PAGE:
What does this mean for clinical practice?

Jo Morrison: For the UK, this will mean that we can change the cervical screening programme.  Currently all smears are screened for cytology first and those with features of low grade dyskaryosis are ‘triaged’ using HPV testing – those with HR HPV detected are referred to colposcopy. And those with no HR HPV are returned to routine re-call.  However, mathematically, it makes more sense to use the most sensitive test (HPV test) up-front and then use cytology on those found to have HR HPV.  By introducing a second level test after HPV testing, fewer false positives will be generated and fewer women will require colposcopy than with HPV testing alone.  However, this change will have major implications for the screening programme since: 1) more women may be referred to colposcopy; 2) overall many fewer smears will require cytological evaluation. This has repercussions for the current laboratory services, since many fewer cytopathology screeners will be required and the service could be streamlined to only a few laboratories providing this service across the UK (since there are minimum numbers of smears screened per screener to maintain expertise).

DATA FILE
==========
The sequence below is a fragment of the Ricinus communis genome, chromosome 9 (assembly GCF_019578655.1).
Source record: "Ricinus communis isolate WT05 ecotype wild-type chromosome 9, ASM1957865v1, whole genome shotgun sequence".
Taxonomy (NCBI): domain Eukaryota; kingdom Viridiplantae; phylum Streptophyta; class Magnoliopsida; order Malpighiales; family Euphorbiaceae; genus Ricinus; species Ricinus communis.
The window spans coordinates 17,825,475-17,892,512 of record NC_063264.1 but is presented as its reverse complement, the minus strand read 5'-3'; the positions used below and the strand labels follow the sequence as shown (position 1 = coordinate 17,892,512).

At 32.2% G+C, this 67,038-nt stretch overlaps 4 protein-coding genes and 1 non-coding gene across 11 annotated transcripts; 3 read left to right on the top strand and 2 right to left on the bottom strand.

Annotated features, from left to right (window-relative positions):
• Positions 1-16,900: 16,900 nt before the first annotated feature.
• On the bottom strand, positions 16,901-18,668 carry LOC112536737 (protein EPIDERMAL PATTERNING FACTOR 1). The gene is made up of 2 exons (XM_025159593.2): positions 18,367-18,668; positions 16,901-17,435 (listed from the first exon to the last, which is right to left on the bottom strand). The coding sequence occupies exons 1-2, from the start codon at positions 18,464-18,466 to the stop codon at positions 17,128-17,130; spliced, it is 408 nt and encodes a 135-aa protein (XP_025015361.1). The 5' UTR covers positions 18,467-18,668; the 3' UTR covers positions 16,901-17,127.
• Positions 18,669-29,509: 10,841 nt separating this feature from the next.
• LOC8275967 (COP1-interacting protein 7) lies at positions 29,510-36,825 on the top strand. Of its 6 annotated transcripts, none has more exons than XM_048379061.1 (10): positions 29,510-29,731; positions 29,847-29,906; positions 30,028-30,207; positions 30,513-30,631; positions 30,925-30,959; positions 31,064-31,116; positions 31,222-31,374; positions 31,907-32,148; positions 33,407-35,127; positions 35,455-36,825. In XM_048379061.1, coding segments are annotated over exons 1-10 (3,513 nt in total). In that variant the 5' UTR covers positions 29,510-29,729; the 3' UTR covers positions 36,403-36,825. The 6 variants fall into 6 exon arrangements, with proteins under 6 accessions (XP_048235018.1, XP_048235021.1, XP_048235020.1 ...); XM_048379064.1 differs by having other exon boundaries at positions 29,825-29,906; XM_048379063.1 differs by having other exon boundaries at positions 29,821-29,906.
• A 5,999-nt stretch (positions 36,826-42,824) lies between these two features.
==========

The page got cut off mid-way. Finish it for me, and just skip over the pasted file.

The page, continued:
World-wide this has major benefits since HPV testing is much more easily deliverable in the developing world that cytological screening, which is where the heaviest burden of disease from cervical cancer lies.